Corporate Finance

A Bias For Charges

Restructuring charges are the rage. But they can come back to haunt you.
George DonnellyJanuary 1, 2000

Restructuring charges are the rage. But they can come back to haunt you. According to a study by Vanderbilt University researchers, analysts are generally pessimistic, but not pessimistic enough, about future earnings after restructuring charges are announced. Restructurings, then, may provide the fodder for unpleasant earnings surprises.

“We found on average that accuracy declines subsequent to the one-year-ahead forecast, and [optimistic] bias increases,” says Debra Jeter, an accounting professor at Vanderbilt’s Owen Graduate School of Management. Jeter, along with Vanderbilt MBA professors Paul K. Chaney and Chris E. Hogan, studied the impact of about 150 restructurings from 1987 to 1992.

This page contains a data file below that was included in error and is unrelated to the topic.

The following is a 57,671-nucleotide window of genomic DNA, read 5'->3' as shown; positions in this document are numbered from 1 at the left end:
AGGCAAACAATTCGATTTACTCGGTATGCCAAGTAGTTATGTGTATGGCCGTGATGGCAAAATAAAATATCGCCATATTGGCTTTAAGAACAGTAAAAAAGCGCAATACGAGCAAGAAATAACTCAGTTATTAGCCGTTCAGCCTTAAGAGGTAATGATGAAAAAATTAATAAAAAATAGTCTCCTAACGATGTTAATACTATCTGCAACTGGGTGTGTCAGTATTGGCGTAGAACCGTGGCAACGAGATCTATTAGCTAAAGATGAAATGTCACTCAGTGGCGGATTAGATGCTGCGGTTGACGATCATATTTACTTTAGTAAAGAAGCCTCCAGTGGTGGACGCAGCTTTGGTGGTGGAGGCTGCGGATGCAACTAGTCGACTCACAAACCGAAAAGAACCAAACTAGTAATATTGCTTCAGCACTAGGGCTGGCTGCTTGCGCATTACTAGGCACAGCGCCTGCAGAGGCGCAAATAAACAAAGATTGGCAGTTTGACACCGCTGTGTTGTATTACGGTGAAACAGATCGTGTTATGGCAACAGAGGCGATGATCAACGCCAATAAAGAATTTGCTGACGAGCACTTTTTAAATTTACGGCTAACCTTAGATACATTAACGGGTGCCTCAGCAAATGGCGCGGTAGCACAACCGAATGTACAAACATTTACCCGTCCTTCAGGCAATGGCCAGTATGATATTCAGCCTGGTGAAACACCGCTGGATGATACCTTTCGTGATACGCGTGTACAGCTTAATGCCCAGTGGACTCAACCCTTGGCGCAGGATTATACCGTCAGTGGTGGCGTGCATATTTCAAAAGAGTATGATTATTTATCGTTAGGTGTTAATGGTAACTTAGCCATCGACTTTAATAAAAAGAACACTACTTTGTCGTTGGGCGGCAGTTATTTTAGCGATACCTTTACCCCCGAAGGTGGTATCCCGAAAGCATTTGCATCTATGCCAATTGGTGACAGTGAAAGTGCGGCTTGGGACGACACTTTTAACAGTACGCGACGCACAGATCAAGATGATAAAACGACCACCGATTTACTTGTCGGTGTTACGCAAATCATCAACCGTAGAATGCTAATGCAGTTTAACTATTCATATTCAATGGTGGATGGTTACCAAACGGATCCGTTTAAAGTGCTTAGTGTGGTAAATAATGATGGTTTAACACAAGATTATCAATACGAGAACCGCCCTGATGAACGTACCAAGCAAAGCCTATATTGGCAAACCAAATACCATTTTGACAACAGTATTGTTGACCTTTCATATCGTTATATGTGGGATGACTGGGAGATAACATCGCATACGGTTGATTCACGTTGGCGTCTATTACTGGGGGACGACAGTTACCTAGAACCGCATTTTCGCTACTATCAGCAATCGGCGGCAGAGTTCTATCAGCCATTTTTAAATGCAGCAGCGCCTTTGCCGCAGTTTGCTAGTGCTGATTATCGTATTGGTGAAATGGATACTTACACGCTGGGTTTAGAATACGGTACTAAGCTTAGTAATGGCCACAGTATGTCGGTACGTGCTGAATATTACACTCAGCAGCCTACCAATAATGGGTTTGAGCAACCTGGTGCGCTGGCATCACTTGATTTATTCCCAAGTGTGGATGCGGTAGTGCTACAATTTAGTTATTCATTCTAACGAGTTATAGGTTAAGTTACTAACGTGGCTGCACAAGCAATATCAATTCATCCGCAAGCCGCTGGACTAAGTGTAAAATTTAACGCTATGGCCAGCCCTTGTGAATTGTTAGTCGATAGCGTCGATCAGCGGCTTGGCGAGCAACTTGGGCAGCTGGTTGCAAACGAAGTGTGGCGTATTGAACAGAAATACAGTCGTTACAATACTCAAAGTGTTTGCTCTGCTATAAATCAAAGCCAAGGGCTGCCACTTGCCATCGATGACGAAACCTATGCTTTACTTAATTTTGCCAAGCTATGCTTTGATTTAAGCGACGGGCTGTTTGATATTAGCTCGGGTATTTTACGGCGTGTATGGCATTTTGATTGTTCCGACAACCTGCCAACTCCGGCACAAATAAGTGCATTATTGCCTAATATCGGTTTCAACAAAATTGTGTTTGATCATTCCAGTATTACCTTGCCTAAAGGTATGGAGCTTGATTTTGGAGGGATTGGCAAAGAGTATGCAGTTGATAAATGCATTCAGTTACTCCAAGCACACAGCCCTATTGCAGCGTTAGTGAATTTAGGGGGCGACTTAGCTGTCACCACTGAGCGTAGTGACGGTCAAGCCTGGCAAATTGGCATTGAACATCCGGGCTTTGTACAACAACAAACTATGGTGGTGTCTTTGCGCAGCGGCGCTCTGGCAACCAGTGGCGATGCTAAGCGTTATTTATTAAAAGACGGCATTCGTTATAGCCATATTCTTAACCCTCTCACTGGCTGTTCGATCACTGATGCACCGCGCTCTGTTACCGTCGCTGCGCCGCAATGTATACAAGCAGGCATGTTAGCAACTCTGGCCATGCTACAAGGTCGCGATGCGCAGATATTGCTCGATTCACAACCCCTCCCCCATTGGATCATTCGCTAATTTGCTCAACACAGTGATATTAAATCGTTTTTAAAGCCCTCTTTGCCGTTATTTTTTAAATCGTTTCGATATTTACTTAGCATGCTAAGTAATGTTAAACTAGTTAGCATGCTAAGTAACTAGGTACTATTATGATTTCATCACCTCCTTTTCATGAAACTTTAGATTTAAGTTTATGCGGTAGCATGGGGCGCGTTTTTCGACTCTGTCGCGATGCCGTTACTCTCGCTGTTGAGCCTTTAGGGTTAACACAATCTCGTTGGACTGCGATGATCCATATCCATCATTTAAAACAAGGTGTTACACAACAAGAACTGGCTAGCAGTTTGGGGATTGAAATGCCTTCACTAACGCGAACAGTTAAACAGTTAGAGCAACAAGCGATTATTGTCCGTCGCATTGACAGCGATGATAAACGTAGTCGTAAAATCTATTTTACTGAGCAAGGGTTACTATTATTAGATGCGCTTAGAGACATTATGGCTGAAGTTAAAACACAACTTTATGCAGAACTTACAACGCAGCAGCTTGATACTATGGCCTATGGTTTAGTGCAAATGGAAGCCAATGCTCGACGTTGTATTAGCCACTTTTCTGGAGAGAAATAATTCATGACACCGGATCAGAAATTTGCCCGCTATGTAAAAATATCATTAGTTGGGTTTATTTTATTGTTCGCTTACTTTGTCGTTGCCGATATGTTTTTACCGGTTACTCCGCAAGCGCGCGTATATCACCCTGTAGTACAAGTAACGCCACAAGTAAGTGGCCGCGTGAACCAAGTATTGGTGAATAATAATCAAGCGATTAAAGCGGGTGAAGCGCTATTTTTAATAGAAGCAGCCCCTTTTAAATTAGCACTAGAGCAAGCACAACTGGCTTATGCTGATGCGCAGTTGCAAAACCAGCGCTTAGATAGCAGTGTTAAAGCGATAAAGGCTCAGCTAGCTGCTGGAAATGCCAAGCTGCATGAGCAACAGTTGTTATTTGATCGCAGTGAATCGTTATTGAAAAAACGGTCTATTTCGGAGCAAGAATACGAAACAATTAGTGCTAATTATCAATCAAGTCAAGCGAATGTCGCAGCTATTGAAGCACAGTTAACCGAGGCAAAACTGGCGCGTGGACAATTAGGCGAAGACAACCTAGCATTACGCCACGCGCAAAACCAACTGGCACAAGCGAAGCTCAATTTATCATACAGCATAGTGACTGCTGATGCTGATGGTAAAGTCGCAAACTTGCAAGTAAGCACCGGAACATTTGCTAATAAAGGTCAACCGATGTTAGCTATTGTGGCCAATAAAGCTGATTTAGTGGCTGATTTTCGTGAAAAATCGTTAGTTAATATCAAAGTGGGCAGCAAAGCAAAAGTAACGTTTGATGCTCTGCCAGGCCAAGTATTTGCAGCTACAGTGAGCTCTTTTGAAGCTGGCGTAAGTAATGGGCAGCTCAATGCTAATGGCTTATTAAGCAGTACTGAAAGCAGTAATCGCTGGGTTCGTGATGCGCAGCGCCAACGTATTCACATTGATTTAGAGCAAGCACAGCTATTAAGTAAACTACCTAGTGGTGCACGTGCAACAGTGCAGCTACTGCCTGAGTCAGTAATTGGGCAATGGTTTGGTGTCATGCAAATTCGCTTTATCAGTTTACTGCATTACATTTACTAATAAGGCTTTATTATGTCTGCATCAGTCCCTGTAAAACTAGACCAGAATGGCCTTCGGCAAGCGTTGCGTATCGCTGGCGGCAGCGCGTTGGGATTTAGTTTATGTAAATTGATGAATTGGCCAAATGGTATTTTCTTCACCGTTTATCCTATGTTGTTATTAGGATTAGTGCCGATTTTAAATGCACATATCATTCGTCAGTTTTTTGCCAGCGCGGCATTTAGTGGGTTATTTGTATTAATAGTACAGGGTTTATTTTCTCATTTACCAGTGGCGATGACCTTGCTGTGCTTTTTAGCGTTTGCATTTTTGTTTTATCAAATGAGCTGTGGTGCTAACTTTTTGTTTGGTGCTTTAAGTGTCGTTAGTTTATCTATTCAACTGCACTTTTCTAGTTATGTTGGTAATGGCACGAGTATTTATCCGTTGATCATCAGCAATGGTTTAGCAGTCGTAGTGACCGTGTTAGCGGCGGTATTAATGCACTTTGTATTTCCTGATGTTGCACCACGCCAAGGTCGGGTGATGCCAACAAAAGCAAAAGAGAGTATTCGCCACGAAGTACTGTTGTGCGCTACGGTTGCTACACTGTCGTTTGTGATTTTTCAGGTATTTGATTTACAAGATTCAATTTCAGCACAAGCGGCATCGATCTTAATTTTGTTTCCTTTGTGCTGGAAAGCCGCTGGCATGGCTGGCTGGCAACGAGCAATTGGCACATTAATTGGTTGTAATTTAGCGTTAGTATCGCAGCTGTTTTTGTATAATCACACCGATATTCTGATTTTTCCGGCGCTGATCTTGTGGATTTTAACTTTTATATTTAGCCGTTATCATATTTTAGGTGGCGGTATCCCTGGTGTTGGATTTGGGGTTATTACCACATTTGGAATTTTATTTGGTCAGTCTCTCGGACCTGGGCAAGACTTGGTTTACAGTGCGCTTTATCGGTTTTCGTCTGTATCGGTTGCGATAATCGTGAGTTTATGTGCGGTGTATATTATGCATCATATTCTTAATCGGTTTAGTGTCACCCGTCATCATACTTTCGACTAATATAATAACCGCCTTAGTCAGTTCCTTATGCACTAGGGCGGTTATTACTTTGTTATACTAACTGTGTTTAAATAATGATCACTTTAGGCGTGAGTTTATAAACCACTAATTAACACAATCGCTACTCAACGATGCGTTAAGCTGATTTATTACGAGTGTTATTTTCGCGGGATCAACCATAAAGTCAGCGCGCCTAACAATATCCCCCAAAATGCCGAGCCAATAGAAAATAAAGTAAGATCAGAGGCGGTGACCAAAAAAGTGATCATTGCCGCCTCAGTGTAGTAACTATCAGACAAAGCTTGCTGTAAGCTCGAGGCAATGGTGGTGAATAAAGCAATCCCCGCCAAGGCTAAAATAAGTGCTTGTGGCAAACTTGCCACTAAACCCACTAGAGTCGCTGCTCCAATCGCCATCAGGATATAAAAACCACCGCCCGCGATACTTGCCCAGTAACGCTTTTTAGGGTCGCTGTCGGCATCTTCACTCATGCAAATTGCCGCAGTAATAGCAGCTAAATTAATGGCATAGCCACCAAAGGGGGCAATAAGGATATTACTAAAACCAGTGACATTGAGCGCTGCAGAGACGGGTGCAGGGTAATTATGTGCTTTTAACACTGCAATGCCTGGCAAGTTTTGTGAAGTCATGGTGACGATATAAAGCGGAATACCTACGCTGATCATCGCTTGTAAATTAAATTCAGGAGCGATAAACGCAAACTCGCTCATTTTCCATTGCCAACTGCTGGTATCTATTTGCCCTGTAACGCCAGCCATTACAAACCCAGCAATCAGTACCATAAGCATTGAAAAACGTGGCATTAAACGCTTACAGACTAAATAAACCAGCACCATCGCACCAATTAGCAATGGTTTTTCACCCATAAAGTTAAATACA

“Analysts are revising downward, but they’re still overestimating profits to a great extent.” The study suggests that charges create an accuracy gap, in part because restructuring firms generally face greater business uncertainty.

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One potential remedy to analyst confusion is extremely detailed disclosure to help guide analysts, says Jeter. That notion was recently reinforced by a new Staff Accounting Bulletin from the SEC.

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